The dignity of the early embryo has become the central ethical issue in the public debate over the advisability of continuing human embryonic stem cell research in the last years. This orienting question is shared by both proponents and opponents of the research on embryos. The topic is really important because if from the perspective of science, embryonic stem cells are one more promising chapter of biomedical research about future treatment of Alzheimer, Diabetes or Parkinson; from an ethical point of view, embryonic stem cell advances touch the essence of our society because they implies the intervention in the human nature from their more early stages. This practice has been always a referent for the laws and scientific and medical activities in societies with a civilized life together. Therefore, the answer that different actors implied in the discussion-politicians, biotechnology industry, private associations, religious representatives, ethical experts, etc.- and its transmission and perception to the general public, mainly through mass media, will be determinant in future laws. In Spain, there had been an important debate, especially from 2002 about researching on frozen embryos and from December 2006 a law on Biomedical Research allows researching on frozen embryos, human embryonic stem cell in general and also human therapeutic cloning.
“Political debate” and “embryonic stem cells” have been the main protagonists of Spanish media coverage about stem cell research in printed press from 1996 to 2006. This is one of the main conclusions of the doctoral thesis titled “Media Coverage “Media Coverage of stem cell research from the perspective of framing. El País and ABC (1996-2006)” presented in CEU Cardinal Herrera University (Valencia) by Cristina Rodríguez Luque. The author run a content analysis of 2.481 texts printed in two Spanish daily newspapers with a method has been used before in The New York Times and Washington Post. The Spanish papers analyzed are situated in the two extremes of the ideological spectrum: El País is more identified with social democrats tendencies and ABC is closer to liberal positions.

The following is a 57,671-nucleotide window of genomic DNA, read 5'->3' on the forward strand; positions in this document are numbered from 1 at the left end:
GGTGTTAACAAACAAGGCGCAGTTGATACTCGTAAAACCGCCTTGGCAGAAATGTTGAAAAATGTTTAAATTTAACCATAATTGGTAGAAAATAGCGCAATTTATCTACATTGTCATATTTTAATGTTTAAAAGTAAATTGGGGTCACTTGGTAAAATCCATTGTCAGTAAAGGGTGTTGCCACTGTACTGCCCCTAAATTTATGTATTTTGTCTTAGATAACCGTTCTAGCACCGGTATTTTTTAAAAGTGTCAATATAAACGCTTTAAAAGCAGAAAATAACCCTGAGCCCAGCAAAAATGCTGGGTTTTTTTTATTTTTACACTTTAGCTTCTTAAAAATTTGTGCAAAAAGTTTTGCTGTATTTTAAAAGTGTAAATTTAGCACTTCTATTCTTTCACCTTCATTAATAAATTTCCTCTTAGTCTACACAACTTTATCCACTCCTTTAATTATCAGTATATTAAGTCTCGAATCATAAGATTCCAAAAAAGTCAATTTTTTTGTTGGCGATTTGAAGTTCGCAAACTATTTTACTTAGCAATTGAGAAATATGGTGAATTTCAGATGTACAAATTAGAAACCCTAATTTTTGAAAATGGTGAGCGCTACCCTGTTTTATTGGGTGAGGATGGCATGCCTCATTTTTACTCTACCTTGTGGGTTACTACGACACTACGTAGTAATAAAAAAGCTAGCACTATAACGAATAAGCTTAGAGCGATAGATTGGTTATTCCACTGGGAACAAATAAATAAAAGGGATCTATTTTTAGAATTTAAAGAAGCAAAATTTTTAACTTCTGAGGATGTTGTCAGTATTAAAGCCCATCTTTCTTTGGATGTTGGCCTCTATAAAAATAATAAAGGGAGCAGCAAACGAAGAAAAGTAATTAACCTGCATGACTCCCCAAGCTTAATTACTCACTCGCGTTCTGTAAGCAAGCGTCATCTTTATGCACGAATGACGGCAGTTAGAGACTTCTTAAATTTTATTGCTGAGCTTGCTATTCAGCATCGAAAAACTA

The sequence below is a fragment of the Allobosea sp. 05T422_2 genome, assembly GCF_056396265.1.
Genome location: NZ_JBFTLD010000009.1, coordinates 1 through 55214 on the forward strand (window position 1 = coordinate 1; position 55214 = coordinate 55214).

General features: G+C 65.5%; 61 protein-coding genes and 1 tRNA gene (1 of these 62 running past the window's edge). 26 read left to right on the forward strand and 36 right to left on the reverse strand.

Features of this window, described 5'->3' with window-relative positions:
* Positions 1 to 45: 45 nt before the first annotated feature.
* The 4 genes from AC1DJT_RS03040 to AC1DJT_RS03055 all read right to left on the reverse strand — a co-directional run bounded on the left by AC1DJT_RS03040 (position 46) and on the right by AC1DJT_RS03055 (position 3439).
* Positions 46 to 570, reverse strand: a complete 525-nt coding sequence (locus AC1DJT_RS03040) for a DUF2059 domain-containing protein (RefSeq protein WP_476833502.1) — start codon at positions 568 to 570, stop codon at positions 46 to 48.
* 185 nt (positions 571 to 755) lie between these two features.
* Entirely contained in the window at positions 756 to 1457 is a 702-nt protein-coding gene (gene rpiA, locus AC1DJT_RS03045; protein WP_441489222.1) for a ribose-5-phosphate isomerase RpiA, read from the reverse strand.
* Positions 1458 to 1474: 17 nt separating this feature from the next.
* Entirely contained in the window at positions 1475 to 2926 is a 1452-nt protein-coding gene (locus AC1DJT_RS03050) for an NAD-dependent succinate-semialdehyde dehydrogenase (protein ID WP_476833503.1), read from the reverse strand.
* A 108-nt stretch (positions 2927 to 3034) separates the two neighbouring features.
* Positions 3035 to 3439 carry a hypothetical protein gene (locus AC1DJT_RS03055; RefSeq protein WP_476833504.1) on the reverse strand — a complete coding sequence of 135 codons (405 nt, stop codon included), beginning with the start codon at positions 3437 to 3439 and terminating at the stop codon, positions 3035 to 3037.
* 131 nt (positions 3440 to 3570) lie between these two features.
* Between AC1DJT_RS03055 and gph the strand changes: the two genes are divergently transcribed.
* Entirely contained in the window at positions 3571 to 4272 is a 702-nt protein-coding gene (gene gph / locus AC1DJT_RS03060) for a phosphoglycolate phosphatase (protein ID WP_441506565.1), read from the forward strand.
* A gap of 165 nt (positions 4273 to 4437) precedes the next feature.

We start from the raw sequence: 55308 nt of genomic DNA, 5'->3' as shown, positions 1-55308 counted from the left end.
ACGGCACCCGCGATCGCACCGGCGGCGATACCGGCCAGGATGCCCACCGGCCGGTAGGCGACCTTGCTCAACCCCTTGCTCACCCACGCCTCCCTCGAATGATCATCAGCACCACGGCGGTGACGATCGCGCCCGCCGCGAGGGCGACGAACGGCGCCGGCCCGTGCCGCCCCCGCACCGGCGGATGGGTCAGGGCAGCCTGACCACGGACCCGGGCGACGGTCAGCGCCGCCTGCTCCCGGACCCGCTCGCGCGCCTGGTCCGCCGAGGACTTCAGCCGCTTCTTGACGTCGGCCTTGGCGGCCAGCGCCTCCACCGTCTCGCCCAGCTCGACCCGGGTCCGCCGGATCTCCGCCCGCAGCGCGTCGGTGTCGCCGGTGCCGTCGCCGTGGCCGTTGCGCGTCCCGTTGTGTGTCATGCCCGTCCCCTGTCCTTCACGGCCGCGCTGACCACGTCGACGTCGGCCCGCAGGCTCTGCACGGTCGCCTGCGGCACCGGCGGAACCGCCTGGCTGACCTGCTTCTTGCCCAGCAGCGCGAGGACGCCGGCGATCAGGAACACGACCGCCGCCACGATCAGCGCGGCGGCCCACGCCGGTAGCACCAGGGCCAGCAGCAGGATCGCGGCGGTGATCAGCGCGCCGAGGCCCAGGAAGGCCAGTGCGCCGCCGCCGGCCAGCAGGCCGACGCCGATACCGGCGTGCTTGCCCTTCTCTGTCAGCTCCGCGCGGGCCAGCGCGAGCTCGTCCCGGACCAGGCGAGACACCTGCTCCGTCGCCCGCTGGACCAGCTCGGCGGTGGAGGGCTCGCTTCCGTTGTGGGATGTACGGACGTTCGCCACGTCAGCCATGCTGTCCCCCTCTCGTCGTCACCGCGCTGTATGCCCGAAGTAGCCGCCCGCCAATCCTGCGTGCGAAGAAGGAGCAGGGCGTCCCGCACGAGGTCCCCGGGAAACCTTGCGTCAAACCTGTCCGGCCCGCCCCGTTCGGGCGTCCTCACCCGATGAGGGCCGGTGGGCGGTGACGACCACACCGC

The thesis concludes that stem cell research is practically absent from the political agenda of the mass media in the first years, although in the scientific arena it was known about since the 1970s and it is a growth area in research during the period analyzed. In fact, stem cell research is not covered in the Spanish media until it becomes an issue in the European arena in the year 2000. The coverage peaks from 2002 to 2004 and this coincides with the maximum of the frame “political strategy” and the consideration of the issue in Spanish Senate and as a regional conflict. Industrial aspects are absent above 90% with the frames “Market/Economic promise” and “Patenting/property rights”. The peaks of media coverage in El País and ABC about stem cells are identified in periods of political discussion when the main frames used by journalists are “political strategy”, “new research” and “ethics-morality”.
In the relationship between the frame of the text and sources of stem cell, when the texts are framed around new researches, there are more sources of stem cells, while when the discussion is framed in the terms of legislation, there are only adult and embryonic stem cells. The mass media has focused more on the political controversy about the authorization of research on embryonic stem cells than on informing about scientific advances in this field with adult stem cells. Therefore, the political debate has focused the media debate around embryonic stem cells in the majority of the texts (58%) with less attention paid to other sources such as adult (17%), and bone marrow stem cells (7,2%). Bone marrow stem cells are proposed in the scientific literature as a variety with a great potential for treatment. In the scientific arena, according to the searches in ISI Web of Science, the quantities are reversed if we compare with the media arena. In fact, in scientific micro media, the stars are bone marrow stem cells in a 72,48% of the cases. While embryonic stem cells have lower proportional presence (20,23%) and the presence of human embryonic stem cells is still lower (4,23%).